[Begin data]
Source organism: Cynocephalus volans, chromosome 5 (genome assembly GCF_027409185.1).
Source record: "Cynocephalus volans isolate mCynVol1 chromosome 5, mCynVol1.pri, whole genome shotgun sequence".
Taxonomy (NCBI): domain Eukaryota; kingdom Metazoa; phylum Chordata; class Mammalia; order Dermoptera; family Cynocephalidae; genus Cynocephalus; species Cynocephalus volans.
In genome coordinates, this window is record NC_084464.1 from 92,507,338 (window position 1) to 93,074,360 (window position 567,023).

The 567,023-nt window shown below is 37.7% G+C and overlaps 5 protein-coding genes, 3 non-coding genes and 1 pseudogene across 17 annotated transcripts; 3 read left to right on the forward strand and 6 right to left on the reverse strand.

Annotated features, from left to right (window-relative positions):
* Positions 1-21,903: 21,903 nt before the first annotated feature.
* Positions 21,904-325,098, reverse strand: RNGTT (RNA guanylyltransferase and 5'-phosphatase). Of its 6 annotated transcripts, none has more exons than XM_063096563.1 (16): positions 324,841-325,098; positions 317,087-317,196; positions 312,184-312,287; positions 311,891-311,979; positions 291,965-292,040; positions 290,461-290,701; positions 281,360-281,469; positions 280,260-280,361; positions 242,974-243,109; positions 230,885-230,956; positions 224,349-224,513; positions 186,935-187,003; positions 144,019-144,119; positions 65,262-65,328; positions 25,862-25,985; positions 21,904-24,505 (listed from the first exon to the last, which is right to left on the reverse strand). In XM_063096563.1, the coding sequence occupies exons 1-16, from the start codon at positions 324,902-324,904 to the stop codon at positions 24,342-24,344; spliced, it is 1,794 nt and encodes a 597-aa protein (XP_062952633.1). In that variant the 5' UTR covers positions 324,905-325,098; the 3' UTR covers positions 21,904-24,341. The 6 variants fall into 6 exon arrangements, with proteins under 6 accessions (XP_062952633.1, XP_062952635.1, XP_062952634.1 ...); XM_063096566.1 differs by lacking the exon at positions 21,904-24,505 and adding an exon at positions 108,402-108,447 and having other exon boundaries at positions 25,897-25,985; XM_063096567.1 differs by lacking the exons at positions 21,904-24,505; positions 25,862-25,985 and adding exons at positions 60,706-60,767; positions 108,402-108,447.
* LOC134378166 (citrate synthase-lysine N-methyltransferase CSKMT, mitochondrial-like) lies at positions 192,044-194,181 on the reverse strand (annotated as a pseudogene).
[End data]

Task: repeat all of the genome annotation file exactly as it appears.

Source organism: Cynocephalus volans, chromosome 5 (genome assembly GCF_027409185.1).
Source record: "Cynocephalus volans isolate mCynVol1 chromosome 5, mCynVol1.pri, whole genome shotgun sequence".
Taxonomy (NCBI): domain Eukaryota; kingdom Metazoa; phylum Chordata; class Mammalia; order Dermoptera; family Cynocephalidae; genus Cynocephalus; species Cynocephalus volans.
In genome coordinates, this window is record NC_084464.1 from 92,507,338 (window position 1) to 93,074,360 (window position 567,023).

The 567,023-nt window shown below is 37.7% G+C and overlaps 5 protein-coding genes, 3 non-coding genes and 1 pseudogene across 17 annotated transcripts; 3 read left to right on the forward strand and 6 right to left on the reverse strand.

Annotated features, from left to right (window-relative positions):
* Positions 1-21,903: 21,903 nt before the first annotated feature.
* Positions 21,904-325,098, reverse strand: RNGTT (RNA guanylyltransferase and 5'-phosphatase). Of its 6 annotated transcripts, none has more exons than XM_063096563.1 (16): positions 324,841-325,098; positions 317,087-317,196; positions 312,184-312,287; positions 311,891-311,979; positions 291,965-292,040; positions 290,461-290,701; positions 281,360-281,469; positions 280,260-280,361; positions 242,974-243,109; positions 230,885-230,956; positions 224,349-224,513; positions 186,935-187,003; positions 144,019-144,119; positions 65,262-65,328; positions 25,862-25,985; positions 21,904-24,505 (listed from the first exon to the last, which is right to left on the reverse strand). In XM_063096563.1, the coding sequence occupies exons 1-16, from the start codon at positions 324,902-324,904 to the stop codon at positions 24,342-24,344; spliced, it is 1,794 nt and encodes a 597-aa protein (XP_062952633.1). In that variant the 5' UTR covers positions 324,905-325,098; the 3' UTR covers positions 21,904-24,341. The 6 variants fall into 6 exon arrangements, with proteins under 6 accessions (XP_062952633.1, XP_062952635.1, XP_062952634.1 ...); XM_063096566.1 differs by lacking the exon at positions 21,904-24,505 and adding an exon at positions 108,402-108,447 and having other exon boundaries at positions 25,897-25,985; XM_063096567.1 differs by lacking the exons at positions 21,904-24,505; positions 25,862-25,985 and adding exons at positions 60,706-60,767; positions 108,402-108,447.
* LOC134378166 (citrate synthase-lysine N-methyltransferase CSKMT, mitochondrial-like) lies at positions 192,044-194,181 on the reverse strand (annotated as a pseudogene).